Contrary to popular nursery rhymes and sayings, words leave marks as deep and painful as sticks and stones. A word with no more than one syllable can silence a room and exasperate a culture using less than a breathe. If these words cause so much harm then why would we use them? Teams such as The Cleveland Indians, Chicago Blackhawks, Washington Redskins, and Edmonton Eskimos are all examples of taking words commonly used to appropriate a culture, and turning them into entertainment. Words such as Redskin stem all the way back to 1769; not only was it used as a derogatory term, it was used to describe the torturous scalping and skinning opposed onto the First Nation. Today the word is used to describe a football team which has won three Super Bowls; this team is depicted by a drawing of an Indian chief wearing a head dress with feathers, and cheerleaders who wear long black braids. Not only is the word connected to a dark past, they are portraying the Native Americans stereotypically. Many Aboriginals, including, Susan Harjo have filed a petition against the Patent and Trademark Office asking for the revocation of the team’s six federal trademark registrations, because of the disparagement upon the community. However, with the many people petitioning the court no change was made until 2014. With this being said, studies show that seventy-three percent of Native Americans were not bothered with the word, “redskins,” and only twenty-six percent were bothered by the use of Native American imagery in sports. Furthermore, the aboriginals have no doubt been through hardship, but it is not over for them; the issue of sports teams seems rudimentary to the trouble which faces their reserves. Most people wouldn’t think about the burdens they face; in their minds Natives live off the land with buffalo skins and spears. These perceptions, these stereotypes, drive from the medias notion of their culture. They see The Cleveland Indians, Chicago Blackhawks, Washington Redskins, and Edmonton Eskimos versions plastered on their uniforms, merchandise, and billboards, but they don’t see the truth. They don’t see who chief Blackhawk really was, and what war he fought in. They don’t know that Eskimos are really known as Inuits and that just because they don’t look like Pocahontas doesn’t mean they’re not indigenous. As Winona Linn once said in a spoken word: “ He could only call me out because of the colour of my skin but my skin doesn’t match his perception of Indian,” ( Linn, 2013) because they only see the transparent mask put upon their culture. If you were to replace the derogatory terms or crude cartoons with any other culture, light would shine upon the immorality. Light would shine on the sticks and stones.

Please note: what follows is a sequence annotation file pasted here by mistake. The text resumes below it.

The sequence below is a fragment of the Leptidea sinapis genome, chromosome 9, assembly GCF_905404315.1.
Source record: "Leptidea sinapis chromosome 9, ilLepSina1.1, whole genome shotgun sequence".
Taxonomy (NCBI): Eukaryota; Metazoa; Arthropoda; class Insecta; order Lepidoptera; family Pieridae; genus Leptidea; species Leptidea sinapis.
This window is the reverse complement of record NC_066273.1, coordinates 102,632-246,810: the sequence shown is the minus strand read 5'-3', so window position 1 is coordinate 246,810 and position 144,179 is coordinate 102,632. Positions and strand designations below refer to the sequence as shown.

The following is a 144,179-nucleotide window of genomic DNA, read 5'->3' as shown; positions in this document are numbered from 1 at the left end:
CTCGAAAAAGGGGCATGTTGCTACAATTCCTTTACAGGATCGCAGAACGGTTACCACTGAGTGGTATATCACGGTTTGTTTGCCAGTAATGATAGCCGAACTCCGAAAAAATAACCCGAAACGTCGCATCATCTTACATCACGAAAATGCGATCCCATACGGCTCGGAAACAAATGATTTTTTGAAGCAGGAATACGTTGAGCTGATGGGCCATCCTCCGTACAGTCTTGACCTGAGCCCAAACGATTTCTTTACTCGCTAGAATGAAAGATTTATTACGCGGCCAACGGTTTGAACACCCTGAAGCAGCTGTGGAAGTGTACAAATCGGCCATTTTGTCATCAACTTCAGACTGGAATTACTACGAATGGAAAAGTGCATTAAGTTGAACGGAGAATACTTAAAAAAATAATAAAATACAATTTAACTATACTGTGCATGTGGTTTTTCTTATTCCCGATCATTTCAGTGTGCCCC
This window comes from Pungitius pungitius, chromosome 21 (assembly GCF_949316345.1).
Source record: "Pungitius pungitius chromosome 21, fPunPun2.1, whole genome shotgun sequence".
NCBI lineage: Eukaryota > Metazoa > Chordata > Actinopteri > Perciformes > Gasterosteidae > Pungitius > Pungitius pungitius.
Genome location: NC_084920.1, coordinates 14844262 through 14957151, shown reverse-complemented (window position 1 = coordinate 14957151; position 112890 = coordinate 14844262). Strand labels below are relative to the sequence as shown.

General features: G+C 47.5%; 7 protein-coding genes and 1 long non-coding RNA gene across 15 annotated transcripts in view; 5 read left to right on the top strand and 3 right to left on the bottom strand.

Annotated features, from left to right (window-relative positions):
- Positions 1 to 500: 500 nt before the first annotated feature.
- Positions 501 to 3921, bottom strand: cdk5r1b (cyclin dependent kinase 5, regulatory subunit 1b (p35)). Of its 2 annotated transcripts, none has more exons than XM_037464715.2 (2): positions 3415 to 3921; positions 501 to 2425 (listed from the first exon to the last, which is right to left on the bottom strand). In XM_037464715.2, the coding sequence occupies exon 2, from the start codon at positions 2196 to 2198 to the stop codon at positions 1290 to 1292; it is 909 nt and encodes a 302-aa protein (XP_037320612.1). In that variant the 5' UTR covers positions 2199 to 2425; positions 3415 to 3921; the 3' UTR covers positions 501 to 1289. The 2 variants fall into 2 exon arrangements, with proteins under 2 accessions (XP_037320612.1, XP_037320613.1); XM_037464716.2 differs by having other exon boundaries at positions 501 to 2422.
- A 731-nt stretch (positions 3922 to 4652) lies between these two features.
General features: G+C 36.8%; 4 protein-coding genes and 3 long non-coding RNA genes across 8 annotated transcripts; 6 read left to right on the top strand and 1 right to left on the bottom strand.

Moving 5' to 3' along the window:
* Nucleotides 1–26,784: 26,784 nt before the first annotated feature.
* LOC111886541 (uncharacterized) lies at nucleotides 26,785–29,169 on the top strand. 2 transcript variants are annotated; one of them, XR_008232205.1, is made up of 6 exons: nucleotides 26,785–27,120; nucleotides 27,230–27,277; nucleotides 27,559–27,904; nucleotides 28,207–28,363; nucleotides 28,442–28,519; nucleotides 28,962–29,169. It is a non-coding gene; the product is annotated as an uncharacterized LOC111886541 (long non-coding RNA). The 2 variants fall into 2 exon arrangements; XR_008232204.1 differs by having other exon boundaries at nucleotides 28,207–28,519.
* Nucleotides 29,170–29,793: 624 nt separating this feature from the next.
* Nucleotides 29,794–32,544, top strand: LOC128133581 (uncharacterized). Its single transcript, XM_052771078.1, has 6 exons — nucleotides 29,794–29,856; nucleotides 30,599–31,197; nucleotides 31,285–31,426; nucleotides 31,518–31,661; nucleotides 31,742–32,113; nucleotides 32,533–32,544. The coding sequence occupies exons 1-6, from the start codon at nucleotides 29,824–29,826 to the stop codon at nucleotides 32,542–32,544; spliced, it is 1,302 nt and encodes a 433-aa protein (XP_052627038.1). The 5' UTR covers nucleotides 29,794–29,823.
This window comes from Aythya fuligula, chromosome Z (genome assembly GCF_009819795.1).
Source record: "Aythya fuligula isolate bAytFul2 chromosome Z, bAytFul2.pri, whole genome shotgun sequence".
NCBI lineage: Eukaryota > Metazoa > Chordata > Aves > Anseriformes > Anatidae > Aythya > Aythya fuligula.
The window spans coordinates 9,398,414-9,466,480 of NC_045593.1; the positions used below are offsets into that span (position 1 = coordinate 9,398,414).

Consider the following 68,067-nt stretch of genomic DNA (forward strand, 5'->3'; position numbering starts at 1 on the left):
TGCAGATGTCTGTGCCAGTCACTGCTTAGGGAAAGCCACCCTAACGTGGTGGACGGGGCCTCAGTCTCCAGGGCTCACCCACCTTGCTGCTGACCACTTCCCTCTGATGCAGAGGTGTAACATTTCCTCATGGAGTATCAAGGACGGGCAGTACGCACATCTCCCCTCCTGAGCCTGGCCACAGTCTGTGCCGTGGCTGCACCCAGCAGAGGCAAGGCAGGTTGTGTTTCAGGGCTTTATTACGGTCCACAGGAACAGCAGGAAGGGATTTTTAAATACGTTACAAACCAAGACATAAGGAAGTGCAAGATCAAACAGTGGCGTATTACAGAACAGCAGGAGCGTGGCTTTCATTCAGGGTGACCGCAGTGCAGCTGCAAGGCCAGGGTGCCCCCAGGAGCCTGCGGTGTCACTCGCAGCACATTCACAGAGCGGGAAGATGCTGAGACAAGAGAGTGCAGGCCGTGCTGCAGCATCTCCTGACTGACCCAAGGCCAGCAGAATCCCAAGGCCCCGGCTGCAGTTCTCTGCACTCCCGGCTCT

Shapira , Ian. “A brief history of the word ‘redskin’ and how it became a source of controversy.” The Washington Post, WP Company, 19 May 2016, www.washingtonpost.com/local/a-brief-history-of-the-word-redskin-and-how-it-became-a-source-of-controversy/2016/05/19/062cd618-187f-11e6-9e16-2e5a123aac62_story.html?utm_term=.29f3f591d492.
“Poll: Native Americans’ attitudes toward the Washington Redskins team name.” The Washington Post, WP Company, 19 May 2016, www.washingtonpost.com/apps/g/page/mobile/sports/poll-native-americans-attitudes-toward-the-washington-redskins-team-name/2034/.
PoetrySlamVancouver, and Winona Linn. “ Knock-Off Native.” YouTube, YouTube, 30 Jan. 2013, www.youtube.com/watch?v=i_zFOsd_pqA.
This week in Precalc 11 we learned how to multiply and divide rational expressions. The General rule for doing this is:
1. Factor (numerator and denominator)
2. Use exponent laws
3. Cancel out like terms
this process is much like cross multiplying, for example:
since these fractions can get pretty long and “ugly”, writing them out is helpful and easier to manage. If you follow the 3 main rules as well than solving is much more efficient.
Monomials are easier because you can combine the numerators and denominators than simplify.
When it is a single variable expression you must factor in order to simplify. You can only cancel out EXACT terms. The + or – signs act as unpenatratable glue. They connect the numbers on either side of the sign, acting as a package.
To cancel out you can use the cross multiplication technique. Then combine the leftover numerators and denominators.
The last thing you must do, which you actually do first, is find the non-permissible values. A non-permissible value is the numbers which make the denominators equal to zero. You find these once you have factored.
This week in Precalc 11 we learned about equivalent rational expression. Rational numbers are quotients of two integers. So, two polynomiales are known as rational expressions. E.g:
to simplify a rational expression the first thing you must do is find the non-permissible values. A non-permissible value is a number which makes the denominator zero because, you can not have a fraction with a zero as the denominator.
To find this value you must find the zeros meaning figure out what numbers would create the equation to become zero. You can do this by inspection or factoring.
After you you have figured out the non-permissible values you can then cancel out common factors. These factors must be the exact same in order to cancel out.